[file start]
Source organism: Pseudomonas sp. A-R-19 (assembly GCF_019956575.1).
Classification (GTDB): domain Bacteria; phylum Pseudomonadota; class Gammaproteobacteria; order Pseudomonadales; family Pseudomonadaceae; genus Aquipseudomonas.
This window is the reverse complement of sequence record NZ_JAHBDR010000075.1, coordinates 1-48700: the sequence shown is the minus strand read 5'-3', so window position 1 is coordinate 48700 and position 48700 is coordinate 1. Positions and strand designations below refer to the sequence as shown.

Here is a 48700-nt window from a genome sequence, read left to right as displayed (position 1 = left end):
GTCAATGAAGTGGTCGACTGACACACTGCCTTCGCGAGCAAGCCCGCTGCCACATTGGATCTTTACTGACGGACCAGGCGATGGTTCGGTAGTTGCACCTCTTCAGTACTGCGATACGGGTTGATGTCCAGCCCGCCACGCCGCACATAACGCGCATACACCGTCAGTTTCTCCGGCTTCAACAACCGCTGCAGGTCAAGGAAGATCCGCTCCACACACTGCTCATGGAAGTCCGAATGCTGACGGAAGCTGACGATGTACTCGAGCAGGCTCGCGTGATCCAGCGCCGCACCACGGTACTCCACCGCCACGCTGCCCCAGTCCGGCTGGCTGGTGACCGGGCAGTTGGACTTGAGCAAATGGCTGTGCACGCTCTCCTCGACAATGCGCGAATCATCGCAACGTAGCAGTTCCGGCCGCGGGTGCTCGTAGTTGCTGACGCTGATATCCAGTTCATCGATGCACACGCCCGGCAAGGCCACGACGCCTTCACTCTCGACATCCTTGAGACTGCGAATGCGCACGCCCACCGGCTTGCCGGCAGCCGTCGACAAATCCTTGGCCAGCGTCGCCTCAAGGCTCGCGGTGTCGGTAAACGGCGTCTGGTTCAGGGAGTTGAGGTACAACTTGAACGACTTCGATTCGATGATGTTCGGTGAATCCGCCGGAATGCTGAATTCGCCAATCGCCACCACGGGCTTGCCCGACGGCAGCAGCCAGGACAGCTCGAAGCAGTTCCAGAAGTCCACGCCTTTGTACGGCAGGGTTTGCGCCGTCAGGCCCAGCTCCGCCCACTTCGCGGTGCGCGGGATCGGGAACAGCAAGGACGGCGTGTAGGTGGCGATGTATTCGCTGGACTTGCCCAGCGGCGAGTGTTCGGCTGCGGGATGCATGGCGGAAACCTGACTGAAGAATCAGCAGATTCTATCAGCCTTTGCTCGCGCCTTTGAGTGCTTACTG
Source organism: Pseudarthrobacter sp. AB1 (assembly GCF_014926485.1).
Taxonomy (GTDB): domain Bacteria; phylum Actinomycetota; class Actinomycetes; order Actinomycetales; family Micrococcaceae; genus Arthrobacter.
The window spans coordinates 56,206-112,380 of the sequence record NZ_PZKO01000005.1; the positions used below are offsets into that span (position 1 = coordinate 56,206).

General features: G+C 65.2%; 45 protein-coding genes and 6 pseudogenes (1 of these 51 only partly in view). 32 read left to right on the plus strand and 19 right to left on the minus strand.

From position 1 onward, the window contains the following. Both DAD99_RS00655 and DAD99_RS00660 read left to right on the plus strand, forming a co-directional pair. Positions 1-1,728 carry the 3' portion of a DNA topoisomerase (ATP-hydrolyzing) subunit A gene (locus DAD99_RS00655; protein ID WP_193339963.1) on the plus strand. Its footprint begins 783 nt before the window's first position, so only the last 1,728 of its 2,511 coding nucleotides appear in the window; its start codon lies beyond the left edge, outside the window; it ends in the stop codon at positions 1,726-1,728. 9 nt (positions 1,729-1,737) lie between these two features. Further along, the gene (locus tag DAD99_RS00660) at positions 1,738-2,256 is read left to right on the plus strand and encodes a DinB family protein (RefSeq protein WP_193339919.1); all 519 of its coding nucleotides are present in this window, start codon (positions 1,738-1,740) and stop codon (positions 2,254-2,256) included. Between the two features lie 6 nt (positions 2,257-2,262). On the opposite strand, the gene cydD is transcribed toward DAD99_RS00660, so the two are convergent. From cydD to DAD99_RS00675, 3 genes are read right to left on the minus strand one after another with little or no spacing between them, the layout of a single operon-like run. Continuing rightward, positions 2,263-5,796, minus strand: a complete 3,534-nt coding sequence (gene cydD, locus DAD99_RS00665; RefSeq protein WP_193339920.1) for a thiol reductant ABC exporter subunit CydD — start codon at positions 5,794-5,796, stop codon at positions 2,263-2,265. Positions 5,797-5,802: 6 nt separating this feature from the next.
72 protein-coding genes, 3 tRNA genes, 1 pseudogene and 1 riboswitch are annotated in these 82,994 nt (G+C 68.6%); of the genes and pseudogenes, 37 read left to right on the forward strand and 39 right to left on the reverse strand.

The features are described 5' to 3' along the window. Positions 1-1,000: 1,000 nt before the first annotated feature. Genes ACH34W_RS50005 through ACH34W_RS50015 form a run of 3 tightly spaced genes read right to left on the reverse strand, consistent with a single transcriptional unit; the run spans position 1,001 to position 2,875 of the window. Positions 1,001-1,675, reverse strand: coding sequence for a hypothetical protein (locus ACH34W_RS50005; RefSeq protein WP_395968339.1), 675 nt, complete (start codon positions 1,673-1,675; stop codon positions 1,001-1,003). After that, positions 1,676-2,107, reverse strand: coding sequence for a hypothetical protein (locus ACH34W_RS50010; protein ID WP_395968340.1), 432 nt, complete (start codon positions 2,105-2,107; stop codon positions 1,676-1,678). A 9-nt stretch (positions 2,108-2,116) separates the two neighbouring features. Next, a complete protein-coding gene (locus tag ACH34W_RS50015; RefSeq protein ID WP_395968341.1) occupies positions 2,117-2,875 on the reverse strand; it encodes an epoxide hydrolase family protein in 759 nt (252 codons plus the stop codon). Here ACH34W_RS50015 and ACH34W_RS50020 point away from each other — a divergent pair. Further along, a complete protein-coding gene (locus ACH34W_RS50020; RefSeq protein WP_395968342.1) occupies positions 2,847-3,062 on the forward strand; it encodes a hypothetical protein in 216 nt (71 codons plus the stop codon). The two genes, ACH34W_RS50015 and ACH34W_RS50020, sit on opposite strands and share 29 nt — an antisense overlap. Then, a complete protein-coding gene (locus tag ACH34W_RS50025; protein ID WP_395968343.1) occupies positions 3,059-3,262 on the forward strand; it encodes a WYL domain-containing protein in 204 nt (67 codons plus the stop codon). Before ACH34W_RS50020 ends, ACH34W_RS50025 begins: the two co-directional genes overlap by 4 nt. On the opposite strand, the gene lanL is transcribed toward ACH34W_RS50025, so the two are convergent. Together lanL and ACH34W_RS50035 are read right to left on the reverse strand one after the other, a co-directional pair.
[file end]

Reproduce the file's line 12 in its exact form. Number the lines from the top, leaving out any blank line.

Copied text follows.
The features are described 5' to 3' along the window. Positions 1-1,000: 1,000 nt before the first annotated feature. Genes ACH34W_RS50005 through ACH34W_RS50015 form a run of 3 tightly spaced genes read right to left on the reverse strand, consistent with a single transcriptional unit; the run spans position 1,001 to position 2,875 of the window. Positions 1,001-1,675, reverse strand: coding sequence for a hypothetical protein (locus ACH34W_RS50005; RefSeq protein WP_395968339.1), 675 nt, complete (start codon positions 1,673-1,675; stop codon positions 1,001-1,003). After that, positions 1,676-2,107, reverse strand: coding sequence for a hypothetical protein (locus ACH34W_RS50010; protein ID WP_395968340.1), 432 nt, complete (start codon positions 2,105-2,107; stop codon positions 1,676-1,678). A 9-nt stretch (positions 2,108-2,116) separates the two neighbouring features. Next, a complete protein-coding gene (locus tag ACH34W_RS50015; RefSeq protein ID WP_395968341.1) occupies positions 2,117-2,875 on the reverse strand; it encodes an epoxide hydrolase family protein in 759 nt (252 codons plus the stop codon). Here ACH34W_RS50015 and ACH34W_RS50020 point away from each other — a divergent pair. Further along, a complete protein-coding gene (locus ACH34W_RS50020; RefSeq protein WP_395968342.1) occupies positions 2,847-3,062 on the forward strand; it encodes a hypothetical protein in 216 nt (71 codons plus the stop codon). The two genes, ACH34W_RS50015 and ACH34W_RS50020, sit on opposite strands and share 29 nt — an antisense overlap. Then, a complete protein-coding gene (locus tag ACH34W_RS50025; protein ID WP_395968343.1) occupies positions 3,059-3,262 on the forward strand; it encodes a WYL domain-containing protein in 204 nt (67 codons plus the stop codon). Before ACH34W_RS50020 ends, ACH34W_RS50025 begins: the two co-directional genes overlap by 4 nt. On the opposite strand, the gene lanL is transcribed toward ACH34W_RS50025, so the two are convergent. Together lanL and ACH34W_RS50035 are read right to left on the reverse strand one after the other, a co-directional pair.